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Everyone Supports the State Water Plan, So Now What?

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Dead catfish at San Angelo's OC Fisher Reservoir
Jen Reel
Dead catfish at OC Fisher Reservoir near San Angelo

Today was a marathon day for discussion of funding the state water plan. In both House and Senate committee hearings, it seemed like everyone with something to say on the issue—in other words, a ton of people—got their say. Agriculture, energy interests, water utilities, environmentalists, San Antonio Mayor Julian Castro, big engineering firms and so on.

Support for funding the $53 billion water plan appeared to be unanimous. Everyone pledged fealty to water conservation. The question now, as Sen. Troy Fraser (R-Horseshoe Bay) suggested this morning, is *how* the financing is structured. Will the consensus hold, or will interests fracture along regional and economic lines?

“We can’t afford to pit one [group] against another,” said Laura Huffman, of the Nature Conservancy. “A growing state is going to want to eat, drink and turn the lights on.”

Much will depend on whether key lawmakers—Rep. Allan Ritter (R-Nederland) and Fraser in particular—can craft a fair structure for distributing what will likely be billions of dollars over the coming decades.

“I think it’s like most of the issues that come before this body,” said state Rep. Doug Miller (R-New Braunfels). “Follow the money.” Austin American-Statesman reporter Asher Price did just that. He found that one of the organizations behind the push for a state water bank, H2O4Texas, is funded by “industries that stand to benefit from massive projects to move water around the state.”

That’s not terribly surprising but suggests that legislators will have to be careful to guard against allowing the water bank to turn into a slush fund.

The key word is: prioritization. The state water plans lists 562 distinct water projects, a wish list drafted by hundreds of “stakeholders” organized into 16 regional water planning groups. Those projects are the essence of the plan. But how do you pick which ones to fund? What form does the funding take—grants, loans, etc? Which projects get funded first? Do conservation-focused projects receive a leg up or is the money going to flow into new reservoirs?

Ritter’s legislation, House Bill 4, has been praised by environmentalists for requiring that at least 20 percent of the funds go toward water conservation.

Sen. Fraser’s legislation, Senate Bill 4, would create a fund outside of the state treasury but would put the Texas Water Development Board in charge of prioritizing the projects. But Fraser repeatedly complained today that the board is ill-equipped to take on such a huge task. Fraser said he’d had trouble getting a simple list of water-supply projects that the board considers top priorities.

Under Senate Bill 4, the Water Development Board would be run by three full-time commissioners instead of six part-timers. It would also set up a nine-member advisory committee to recommend water projects to the full board. Other senators, however, piled on Fraser’s proposal, leading him to stress that it was a work in progress and likely to be negotiated until the bitter end.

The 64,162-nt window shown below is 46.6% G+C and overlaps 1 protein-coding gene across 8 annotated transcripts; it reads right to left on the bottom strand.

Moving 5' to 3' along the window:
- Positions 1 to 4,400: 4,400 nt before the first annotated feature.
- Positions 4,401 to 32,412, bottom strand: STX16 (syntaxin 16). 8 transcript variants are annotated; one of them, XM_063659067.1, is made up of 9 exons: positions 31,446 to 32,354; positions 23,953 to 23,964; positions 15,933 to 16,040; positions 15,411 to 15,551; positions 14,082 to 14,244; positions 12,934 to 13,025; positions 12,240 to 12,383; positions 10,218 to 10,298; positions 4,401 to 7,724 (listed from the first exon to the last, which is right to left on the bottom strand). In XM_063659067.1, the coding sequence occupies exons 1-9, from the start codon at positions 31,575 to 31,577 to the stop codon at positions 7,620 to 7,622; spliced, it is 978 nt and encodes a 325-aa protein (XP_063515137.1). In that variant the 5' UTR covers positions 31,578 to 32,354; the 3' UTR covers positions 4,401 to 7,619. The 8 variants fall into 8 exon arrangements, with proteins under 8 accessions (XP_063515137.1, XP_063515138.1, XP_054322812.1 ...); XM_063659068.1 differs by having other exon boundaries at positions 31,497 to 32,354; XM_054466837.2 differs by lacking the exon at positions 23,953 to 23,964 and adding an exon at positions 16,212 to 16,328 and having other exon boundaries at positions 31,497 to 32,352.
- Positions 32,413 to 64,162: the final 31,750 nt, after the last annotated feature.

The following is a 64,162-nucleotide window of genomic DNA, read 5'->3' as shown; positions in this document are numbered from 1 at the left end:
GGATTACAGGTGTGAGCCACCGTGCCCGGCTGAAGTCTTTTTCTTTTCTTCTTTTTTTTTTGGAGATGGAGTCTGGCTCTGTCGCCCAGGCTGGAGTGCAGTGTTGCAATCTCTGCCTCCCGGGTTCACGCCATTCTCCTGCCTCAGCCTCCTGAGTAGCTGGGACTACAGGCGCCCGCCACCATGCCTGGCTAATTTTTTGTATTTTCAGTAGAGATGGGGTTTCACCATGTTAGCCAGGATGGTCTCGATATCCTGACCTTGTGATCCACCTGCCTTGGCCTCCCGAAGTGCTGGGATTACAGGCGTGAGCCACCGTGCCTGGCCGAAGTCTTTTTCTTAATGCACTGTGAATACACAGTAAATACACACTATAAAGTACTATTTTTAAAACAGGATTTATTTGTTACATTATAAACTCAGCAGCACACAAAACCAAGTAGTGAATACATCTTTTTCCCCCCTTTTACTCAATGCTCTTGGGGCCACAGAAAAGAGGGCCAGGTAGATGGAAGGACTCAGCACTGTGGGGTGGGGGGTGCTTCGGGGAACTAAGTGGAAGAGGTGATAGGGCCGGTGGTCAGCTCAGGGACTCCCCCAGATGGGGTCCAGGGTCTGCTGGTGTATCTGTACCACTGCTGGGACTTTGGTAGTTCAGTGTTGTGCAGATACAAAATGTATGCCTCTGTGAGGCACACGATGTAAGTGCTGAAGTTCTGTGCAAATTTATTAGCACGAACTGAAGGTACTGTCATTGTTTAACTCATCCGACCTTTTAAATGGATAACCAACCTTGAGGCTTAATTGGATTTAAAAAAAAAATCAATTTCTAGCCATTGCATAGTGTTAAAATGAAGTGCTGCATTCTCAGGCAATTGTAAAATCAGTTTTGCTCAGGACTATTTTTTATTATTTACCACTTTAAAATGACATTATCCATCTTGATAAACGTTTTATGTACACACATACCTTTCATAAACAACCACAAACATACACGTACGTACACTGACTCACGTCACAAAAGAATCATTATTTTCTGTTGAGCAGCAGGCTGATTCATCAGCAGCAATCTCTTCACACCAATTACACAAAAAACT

Perhaps the most compelling testimony came from mayors, including San Antonio’s Julian Castro, Houston’s Annise Parker as well as the mayors of Abilene, Midland and San Angelo. The message was that cities have done a tremendous amount of infrastructure-building and water conservation but that state support is critical.

“Further economic development and the population growth that comes with it require new water supplies,” said Castro. “The challenge is funding.”

The West Texas mayors, who have faced a near-crisis situation during the current drought, presented a unified front. For the last two years, San Angelo, Midland and Abilene have worked together on long-term solutions to the drying up of large reservoirs the cities rely on.

Alvin New, the mayor of San Angelo, pointed out that the city was only a year away from running out of water. Beneficial rainfall in September bailed San Angelo out temporarily; the city now has a 20-month supply, a bit of breathing room while a pipeline is built to tap an aquifer 60 miles away.

Abilene, meanwhile, is working on Cedar Ridge Reservoir, a $240 million reservoir proposed for the Brazos River. Mayor Norm Archibald described Cedar Ridge as an “incredibly significant financial investment,” one that can’t be undertaken without state support. Permitting alone will cost $12 million and is bound to draw opposition. For one, the reservoir would reduce flows on the Brazos River system, which is already running low. The Brazos River Authority also has a water rights application pending before the Texas Commission on Environmental Quality that would effectively lock up most of the “extra” water in the basin.

A project as expensive, complex and politically fraught as a new reservoir may be in West Texas’ interest, but what about the rest of the state? State Rep. Bill Callegari questioned the wisdom of building a new lake when the region’s other surface water supplies have dried up.

“What are you going to do differently to make sure you can fill them first and keep them full?” he asked.

Forrest Wilder, a native of Wimberley, Texas, is associate editor of the Observer. Forrest specializes in environmental reporting and runs the “Forrest for the Trees” blog. Forrest has appeared on Democracy Now!, The Rachel Maddow Show and numerous NPR stations. His work has been mentioned by The New York Times, the Washington Post, the New Yorker, Time magazine and many other state and national publications. Other than filing voluminous open records requests, Forrest enjoys fishing, kayaking, gardening and beer-league softball. He holds a bachelor's degree in anthropology from the University of Texas at Austin.